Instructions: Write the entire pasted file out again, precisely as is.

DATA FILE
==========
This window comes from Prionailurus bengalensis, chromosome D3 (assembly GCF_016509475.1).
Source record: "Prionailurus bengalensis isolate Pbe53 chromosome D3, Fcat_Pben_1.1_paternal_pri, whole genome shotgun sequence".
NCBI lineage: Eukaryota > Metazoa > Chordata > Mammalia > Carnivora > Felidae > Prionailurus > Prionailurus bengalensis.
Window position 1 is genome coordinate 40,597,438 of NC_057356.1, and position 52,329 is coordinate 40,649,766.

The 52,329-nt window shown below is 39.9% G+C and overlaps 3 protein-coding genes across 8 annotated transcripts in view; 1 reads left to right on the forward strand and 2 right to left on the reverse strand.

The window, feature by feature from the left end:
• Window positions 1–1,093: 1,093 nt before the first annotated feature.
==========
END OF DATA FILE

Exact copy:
This window comes from Prionailurus bengalensis, chromosome D3 (assembly GCF_016509475.1).
Source record: "Prionailurus bengalensis isolate Pbe53 chromosome D3, Fcat_Pben_1.1_paternal_pri, whole genome shotgun sequence".
NCBI lineage: Eukaryota > Metazoa > Chordata > Mammalia > Carnivora > Felidae > Prionailurus > Prionailurus bengalensis.
Window position 1 is genome coordinate 40,597,438 of NC_057356.1, and position 52,329 is coordinate 40,649,766.

The 52,329-nt window shown below is 39.9% G+C and overlaps 3 protein-coding genes across 8 annotated transcripts in view; 1 reads left to right on the forward strand and 2 right to left on the reverse strand.

The window, feature by feature from the left end:
• Window positions 1–1,093: 1,093 nt before the first annotated feature.